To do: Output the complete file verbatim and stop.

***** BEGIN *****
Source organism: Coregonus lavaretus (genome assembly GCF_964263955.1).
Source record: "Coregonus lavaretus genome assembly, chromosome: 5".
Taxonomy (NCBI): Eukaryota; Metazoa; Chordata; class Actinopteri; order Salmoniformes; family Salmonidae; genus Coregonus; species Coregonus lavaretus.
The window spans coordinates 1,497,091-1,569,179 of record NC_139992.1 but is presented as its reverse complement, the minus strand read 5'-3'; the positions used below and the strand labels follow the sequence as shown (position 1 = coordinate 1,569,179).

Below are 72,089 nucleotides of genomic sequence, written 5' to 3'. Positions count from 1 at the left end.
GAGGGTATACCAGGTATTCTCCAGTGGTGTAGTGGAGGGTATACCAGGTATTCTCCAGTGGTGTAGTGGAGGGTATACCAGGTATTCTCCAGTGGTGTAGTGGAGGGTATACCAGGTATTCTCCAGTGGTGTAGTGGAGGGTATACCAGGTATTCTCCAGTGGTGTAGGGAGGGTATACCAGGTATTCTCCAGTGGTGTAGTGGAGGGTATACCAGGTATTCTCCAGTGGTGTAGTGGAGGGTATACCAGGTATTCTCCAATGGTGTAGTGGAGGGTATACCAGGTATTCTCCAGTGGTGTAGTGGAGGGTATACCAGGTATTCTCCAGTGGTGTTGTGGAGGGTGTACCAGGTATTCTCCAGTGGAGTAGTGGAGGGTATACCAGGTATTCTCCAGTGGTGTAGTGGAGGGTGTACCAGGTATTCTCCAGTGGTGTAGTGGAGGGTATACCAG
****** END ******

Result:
Source organism: Coregonus lavaretus (genome assembly GCF_964263955.1).
Source record: "Coregonus lavaretus genome assembly, chromosome: 5".
Taxonomy (NCBI): Eukaryota; Metazoa; Chordata; class Actinopteri; order Salmoniformes; family Salmonidae; genus Coregonus; species Coregonus lavaretus.
The window spans coordinates 1,497,091-1,569,179 of record NC_139992.1 but is presented as its reverse complement, the minus strand read 5'-3'; the positions used below and the strand labels follow the sequence as shown (position 1 = coordinate 1,569,179).

Below are 72,089 nucleotides of genomic sequence, written 5' to 3'. Positions count from 1 at the left end.
GAGGGTATACCAGGTATTCTCCAGTGGTGTAGTGGAGGGTATACCAGGTATTCTCCAGTGGTGTAGTGGAGGGTATACCAGGTATTCTCCAGTGGTGTAGTGGAGGGTATACCAGGTATTCTCCAGTGGTGTAGTGGAGGGTATACCAGGTATTCTCCAGTGGTGTAGGGAGGGTATACCAGGTATTCTCCAGTGGTGTAGTGGAGGGTATACCAGGTATTCTCCAGTGGTGTAGTGGAGGGTATACCAGGTATTCTCCAATGGTGTAGTGGAGGGTATACCAGGTATTCTCCAGTGGTGTAGTGGAGGGTATACCAGGTATTCTCCAGTGGTGTTGTGGAGGGTGTACCAGGTATTCTCCAGTGGAGTAGTGGAGGGTATACCAGGTATTCTCCAGTGGTGTAGTGGAGGGTGTACCAGGTATTCTCCAGTGGTGTAGTGGAGGGTATACCAG